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Northeast Calico Rock
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Northeast Travel 0

Calico Rock Ghost Town


Calico Rock, overlooking beautiful White River, is one of my favorite places to while away the time antiquing, hiking, and exploring the history of our earliest Ozark settlers. If history is your thing, the oldest section of town, known as East Calico, is worth a special trip to Izard County.

Calico Rock - Bluffs & White River

Calico Rock is the only town in America that boasts an authentic ghost town within its city limits. Yes, a “ghost town within a town.”

Old Calico Rock - 1912
Photo courtesy of The Butler Center for Arkansas Studies

In the 1900s, East Calico was a bona fide boomtown, an important rail and river hub for area zinc mining, timber and cotton farming. But with growth came growing pains, and East Calico developed the reputation as a wild and tough frontier town. Knife and gunfights were common, likely spurred on by the bootleggers who sold moonshine (peppersauce) in the alley behind Main Street (aka Peppersauce Alley).

So how does a once prosperous albeit colorful section of town become abandoned? Although the history is hazy, a number of events appear to have led to the area’s demise—everything from fire, flood and basic economic supply and demand. Farmers shifted from cotton to livestock, and the once thriving cotton gin closed. Other businesses closed for various reasons and never reopened. People moved to seek jobs elsewhere. Buildings deteriorated in hot sun, heavy snow and rain. When new buildings were constructed, developers built on higher ground west of Calico Creek.

Main Street Calico Rock

Author Lambert Florin, who penned several books about ghost towns of the West, defined a ghost town as “a shadowy semblance of a former self”. I’d like to add to that—a town whose only occupant is Mother Nature. And maybe a ghost or two?

In 2007, Calico Rock Organization for Revitalization Efforts (CORE) opened East Calico ghost town as a tourist attraction. In recent years, the town had begun to experience a resurgence of tourism (hello!—best trout fishing anywhere), and besides, who isn’t intrigued by a good ghost town?

East Calico Ghost Town

Although the land is privately owned, the owner allows self-guided walking tours. But, respect the no trespassing signs and resist the urge to explore inside the ruins. Twenty-two descriptive signs provide a wealth of historical information about the 20 original structures still standing. Although most of the buildings are overgrown and boarded up, and some are only ghostly shells, all provide an incredible glimpse into the past.

When you go…

Stop by the Calico Rock Museum and Visitor Center for a map and brochure. (The Visitor Center is a treasure trove of art, history and information, so allow time in your schedule to enjoy this place.)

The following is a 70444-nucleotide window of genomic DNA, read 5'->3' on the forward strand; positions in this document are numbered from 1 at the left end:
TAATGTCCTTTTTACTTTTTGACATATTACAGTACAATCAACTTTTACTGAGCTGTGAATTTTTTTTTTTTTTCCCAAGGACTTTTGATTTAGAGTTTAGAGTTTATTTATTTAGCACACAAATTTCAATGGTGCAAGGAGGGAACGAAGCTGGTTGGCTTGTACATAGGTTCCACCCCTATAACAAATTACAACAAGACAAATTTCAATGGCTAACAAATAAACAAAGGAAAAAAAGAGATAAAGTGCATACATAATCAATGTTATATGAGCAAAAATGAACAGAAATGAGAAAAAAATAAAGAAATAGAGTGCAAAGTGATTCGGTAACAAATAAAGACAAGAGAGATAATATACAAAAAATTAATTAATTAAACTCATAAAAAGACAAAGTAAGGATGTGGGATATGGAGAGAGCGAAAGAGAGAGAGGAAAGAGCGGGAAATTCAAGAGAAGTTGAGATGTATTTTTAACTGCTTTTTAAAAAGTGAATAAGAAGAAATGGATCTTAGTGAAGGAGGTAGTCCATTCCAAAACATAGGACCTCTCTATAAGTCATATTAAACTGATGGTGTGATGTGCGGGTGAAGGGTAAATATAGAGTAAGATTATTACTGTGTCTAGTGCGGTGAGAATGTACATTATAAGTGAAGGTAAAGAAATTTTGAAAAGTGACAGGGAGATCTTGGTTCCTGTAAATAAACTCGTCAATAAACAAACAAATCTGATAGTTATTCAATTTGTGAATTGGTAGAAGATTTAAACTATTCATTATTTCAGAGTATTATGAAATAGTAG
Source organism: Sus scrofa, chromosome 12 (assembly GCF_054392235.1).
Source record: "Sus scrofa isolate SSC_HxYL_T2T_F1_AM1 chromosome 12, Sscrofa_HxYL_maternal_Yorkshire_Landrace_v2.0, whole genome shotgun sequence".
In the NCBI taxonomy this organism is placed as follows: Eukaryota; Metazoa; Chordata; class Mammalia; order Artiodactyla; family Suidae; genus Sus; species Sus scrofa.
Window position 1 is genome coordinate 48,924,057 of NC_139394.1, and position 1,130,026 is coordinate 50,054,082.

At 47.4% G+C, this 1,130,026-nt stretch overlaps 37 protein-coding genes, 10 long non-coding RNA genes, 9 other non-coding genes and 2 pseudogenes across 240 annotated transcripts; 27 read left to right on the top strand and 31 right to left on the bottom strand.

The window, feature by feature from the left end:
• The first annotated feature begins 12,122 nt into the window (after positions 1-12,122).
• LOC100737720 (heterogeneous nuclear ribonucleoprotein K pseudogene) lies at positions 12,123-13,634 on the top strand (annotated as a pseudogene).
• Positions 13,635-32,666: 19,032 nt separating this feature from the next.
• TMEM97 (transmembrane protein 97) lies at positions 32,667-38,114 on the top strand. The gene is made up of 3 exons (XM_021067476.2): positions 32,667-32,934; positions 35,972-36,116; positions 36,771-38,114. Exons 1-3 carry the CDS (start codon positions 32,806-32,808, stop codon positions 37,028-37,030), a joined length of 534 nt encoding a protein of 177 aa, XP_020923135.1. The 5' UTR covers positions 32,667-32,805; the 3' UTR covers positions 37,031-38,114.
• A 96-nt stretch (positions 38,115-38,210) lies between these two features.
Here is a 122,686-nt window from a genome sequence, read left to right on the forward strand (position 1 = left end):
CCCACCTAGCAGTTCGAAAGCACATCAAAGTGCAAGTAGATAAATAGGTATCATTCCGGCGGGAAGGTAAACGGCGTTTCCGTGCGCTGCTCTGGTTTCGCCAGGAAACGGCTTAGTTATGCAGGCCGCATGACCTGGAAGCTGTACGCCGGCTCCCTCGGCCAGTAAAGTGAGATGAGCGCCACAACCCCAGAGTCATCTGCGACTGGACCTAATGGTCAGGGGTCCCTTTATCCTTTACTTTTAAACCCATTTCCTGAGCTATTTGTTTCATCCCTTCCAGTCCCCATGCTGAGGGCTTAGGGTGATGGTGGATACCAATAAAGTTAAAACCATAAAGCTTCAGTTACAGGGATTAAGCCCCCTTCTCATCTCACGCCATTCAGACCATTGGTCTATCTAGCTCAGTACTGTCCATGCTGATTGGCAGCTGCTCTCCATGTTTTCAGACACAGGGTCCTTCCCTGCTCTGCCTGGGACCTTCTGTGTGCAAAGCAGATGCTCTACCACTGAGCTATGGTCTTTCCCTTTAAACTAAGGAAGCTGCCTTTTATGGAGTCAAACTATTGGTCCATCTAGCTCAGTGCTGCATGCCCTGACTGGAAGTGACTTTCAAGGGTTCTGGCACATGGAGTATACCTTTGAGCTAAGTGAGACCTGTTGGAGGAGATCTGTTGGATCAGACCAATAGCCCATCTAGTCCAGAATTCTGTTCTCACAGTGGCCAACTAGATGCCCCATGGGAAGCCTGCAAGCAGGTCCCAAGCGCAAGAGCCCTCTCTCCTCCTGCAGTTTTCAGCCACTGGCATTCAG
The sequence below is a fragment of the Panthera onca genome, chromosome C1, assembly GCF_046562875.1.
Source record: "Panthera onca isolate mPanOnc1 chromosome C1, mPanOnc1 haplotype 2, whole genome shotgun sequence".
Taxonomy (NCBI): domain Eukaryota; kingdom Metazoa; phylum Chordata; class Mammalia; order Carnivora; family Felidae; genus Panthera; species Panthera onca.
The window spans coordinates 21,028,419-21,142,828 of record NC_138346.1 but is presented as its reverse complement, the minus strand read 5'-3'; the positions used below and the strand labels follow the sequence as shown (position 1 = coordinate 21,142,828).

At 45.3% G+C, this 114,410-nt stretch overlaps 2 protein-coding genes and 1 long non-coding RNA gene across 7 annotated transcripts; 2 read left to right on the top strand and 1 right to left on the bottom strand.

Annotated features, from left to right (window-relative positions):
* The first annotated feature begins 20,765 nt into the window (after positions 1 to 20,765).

Trestle Bridge facing West

Park near the intersection of Main and Walnut Streets and walk the short distance east on Walnut. The terrain is flat and easily accessible. As you cross Calico Creek, note the trestle bridge, which was constructed in 1941 by local area men. (If you prefer, you can drive over the bridge and park along Walnut Street in the heart of ghost town.)

Calico Rock Jail

The first building on the left, a small cement hut, served as the city jail from the 1920s to the 1950s. On any given Saturday night, up to 20 people were jailed inside the small, dank space. This is the only building you can walk inside. Do it. It’s an eerie thing.

Across the street from the jail are the remains of the feed store, cottonseed sheds and cotton gin.

Further down Walnut Street, signs mark the remains of the garage, creamery, school, tavern, barbershop, movie theatre, hardware store, grocery store, blacksmith shop, telephone exchange, electric power and ice plant, cheese factory, funeral parlor, Ford garage, Mobil Oil, Chevrolet garage, grist mill and White River Propane.

Calico Rock Ghost Town - nature

One hundred years ago, East Calico was a lively place. Today the ghost town provides a valuable history lesson. If you can, drive over while the Ozark leaves are turning.

For information on additional local sites visit my other Ozark stories HERE and HERE.

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Talya Tate Boerner is the author of two award-winning books—The Accidental Salvation of Gracie Lee and Gene, Everywhere. A fourth-generation farm girl and native of Mississippi County, Talya lives in Fayetteville where she is self-proclaimed nature lover and book hoarder. Talya blogs at Grace Grits and Gardening and writes a quarterly column for Arkansas Farm Bureau’s Front Porch Magazine called Delta Child. When she isn’t writing, she can be found playing in her garden.

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